FIG. 3 shows a circuit in which the solar cell directly charges four supercapacitors C1-C4 via blocking diode D3, which prevents discharge of said capacitors back through solar cell during darkness. Zener diode D4 prevents overcharging of the capacitors, limiting charge to 5.6 volts. The pulse rate and pulse duration of the two LED lights is controlled by the astable multivibrator consisting of transistors Q2 and Q3, capacitors C5 and C6, and associated resistors. Q1 is the driver transistor for the LEDs.
Light sensitive switch circuitry is provided by transistor Q4 and resistors R8 and R9 which are driven by the solar cell. This circuitry enables use of the solar cell as a photosensor which selectively energizes the LEDs when ambient light is below a pre-determined level. The circuitry also stops energizing of the LEDs when the ambient light is above a pre-determined level and enables charging of the capacitors by the solar cell. The circuitry therefore ensures that, at night, the LEDs turn on powered by the capacitors, and that during the day, the LEDs are turned off and the capacitors are recharged. There is no requirement for any physical switch on the light assembly. This circuitry uses a solar panel with sufficiently high voltage output that no step-up voltage conversion is required to charge the capacitors fully. This avoids the additional power requirements and loss of reliability incurred by using a step-up voltage converter. Similarly, no voltage conversion or stabilization is required to drive the LEDs. The energy stored in the capacitors is used to directly drive the LEDs, which is possible since LEDs are designed to operate over a wide voltage range. The elimination of voltage conversion and stabilization circuitry avoids expense, potential component failure, and power loss.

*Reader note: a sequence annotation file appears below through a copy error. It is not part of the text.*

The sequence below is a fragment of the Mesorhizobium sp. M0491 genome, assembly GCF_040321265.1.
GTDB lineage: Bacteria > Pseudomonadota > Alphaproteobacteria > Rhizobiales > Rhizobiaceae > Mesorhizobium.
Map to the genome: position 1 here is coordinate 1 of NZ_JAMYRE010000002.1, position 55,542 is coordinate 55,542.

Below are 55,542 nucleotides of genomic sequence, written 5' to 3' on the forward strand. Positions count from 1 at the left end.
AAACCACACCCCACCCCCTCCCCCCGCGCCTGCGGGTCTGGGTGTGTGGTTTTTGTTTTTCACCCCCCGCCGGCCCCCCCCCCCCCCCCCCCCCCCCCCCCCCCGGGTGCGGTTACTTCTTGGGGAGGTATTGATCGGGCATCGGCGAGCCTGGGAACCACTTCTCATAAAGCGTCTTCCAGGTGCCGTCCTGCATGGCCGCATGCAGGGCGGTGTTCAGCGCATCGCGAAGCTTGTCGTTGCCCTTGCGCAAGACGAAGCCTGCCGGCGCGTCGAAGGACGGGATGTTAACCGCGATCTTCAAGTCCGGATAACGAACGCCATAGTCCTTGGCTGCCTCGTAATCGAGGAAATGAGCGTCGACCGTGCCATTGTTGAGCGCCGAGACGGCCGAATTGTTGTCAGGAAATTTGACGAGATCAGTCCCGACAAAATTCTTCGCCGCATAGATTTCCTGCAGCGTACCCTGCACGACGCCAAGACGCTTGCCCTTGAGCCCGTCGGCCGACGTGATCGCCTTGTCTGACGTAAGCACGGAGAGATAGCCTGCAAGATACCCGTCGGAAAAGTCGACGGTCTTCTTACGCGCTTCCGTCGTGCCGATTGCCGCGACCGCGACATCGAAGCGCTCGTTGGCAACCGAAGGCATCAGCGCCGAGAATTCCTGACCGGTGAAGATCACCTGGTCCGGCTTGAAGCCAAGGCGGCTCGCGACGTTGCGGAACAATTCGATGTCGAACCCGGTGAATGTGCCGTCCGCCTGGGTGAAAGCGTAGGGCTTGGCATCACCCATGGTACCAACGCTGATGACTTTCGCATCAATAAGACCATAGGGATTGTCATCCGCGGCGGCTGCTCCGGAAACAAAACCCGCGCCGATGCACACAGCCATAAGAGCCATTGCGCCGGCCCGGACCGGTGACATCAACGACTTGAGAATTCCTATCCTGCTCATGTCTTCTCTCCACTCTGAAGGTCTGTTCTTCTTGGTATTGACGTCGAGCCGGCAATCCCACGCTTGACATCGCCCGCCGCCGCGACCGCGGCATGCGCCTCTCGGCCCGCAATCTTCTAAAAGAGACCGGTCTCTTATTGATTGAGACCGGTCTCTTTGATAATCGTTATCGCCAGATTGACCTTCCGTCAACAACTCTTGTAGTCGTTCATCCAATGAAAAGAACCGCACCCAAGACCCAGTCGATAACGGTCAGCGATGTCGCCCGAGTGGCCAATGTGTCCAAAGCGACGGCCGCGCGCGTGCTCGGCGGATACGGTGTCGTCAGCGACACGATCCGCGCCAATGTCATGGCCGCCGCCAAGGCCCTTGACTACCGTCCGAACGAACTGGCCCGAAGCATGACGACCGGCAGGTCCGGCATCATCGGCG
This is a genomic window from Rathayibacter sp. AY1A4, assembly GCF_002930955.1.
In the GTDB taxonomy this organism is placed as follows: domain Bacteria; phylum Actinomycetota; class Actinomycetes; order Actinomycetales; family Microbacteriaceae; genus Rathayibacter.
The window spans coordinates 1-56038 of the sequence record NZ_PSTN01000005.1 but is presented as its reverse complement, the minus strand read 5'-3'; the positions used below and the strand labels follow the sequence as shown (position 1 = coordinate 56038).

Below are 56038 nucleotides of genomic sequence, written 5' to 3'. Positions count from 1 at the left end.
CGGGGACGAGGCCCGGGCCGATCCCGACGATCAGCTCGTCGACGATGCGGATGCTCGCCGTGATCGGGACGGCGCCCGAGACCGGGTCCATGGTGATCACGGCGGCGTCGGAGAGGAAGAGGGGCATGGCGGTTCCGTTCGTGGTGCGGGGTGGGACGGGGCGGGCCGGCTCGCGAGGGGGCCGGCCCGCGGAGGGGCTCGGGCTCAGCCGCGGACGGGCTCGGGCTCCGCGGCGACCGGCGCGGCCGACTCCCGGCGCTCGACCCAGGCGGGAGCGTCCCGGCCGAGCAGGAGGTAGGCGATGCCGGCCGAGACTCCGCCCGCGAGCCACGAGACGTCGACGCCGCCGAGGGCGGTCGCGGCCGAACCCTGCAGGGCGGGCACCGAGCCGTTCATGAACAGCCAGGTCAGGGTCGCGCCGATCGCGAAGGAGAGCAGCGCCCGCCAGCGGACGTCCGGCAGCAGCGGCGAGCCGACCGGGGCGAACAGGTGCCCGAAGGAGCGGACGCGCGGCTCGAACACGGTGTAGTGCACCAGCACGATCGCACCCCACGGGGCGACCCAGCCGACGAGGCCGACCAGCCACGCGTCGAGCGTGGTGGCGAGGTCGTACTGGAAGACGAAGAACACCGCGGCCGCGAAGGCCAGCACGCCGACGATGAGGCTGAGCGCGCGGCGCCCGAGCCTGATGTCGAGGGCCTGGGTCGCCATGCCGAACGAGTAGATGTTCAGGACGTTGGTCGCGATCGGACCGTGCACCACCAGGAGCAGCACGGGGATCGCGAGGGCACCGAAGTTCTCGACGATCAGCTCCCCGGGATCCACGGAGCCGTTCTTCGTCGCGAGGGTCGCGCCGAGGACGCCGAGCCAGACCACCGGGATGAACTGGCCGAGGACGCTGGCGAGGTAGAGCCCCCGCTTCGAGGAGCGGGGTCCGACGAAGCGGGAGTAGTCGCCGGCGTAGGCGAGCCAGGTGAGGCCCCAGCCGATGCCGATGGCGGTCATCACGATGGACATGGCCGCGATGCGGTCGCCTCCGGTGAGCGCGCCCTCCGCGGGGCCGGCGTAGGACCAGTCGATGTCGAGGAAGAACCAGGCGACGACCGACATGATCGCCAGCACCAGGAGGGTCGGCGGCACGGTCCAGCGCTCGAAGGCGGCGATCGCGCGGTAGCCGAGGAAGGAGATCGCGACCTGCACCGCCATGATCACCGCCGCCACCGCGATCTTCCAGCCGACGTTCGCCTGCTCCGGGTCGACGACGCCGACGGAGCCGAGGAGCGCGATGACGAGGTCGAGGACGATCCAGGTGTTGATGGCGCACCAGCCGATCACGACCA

The manufacture of the light assembly includes means to mount the assembly. In the preferred embodiment, acorn nuts 5 are placed in the potting compound to provide for bolt mounting of the assembly. Other means of mounting can include a bolt or screw placed in the potting compound, an adhesive pad mounted to the bottom of the assembly, or gluing/epoxying of the light assembly to a surface. Since no servicing of the light assembly is required, the mounting of the light assembly may be permanent.
A reflective layer may be included in the light assembly to facilitate its use as a road marker.
The potting compounds 6 may be any appropriate potting compounds suitable for potting electronic components, providing of course, that the layer above the solar panel and adjacent to the LEDs is transparent. Potting compounds may include epoxy, polyester or silicone compounds. The potting compounds may be set in a plastic casing or may be gel-coated to provide protection from ultraviolet radiation and from impact.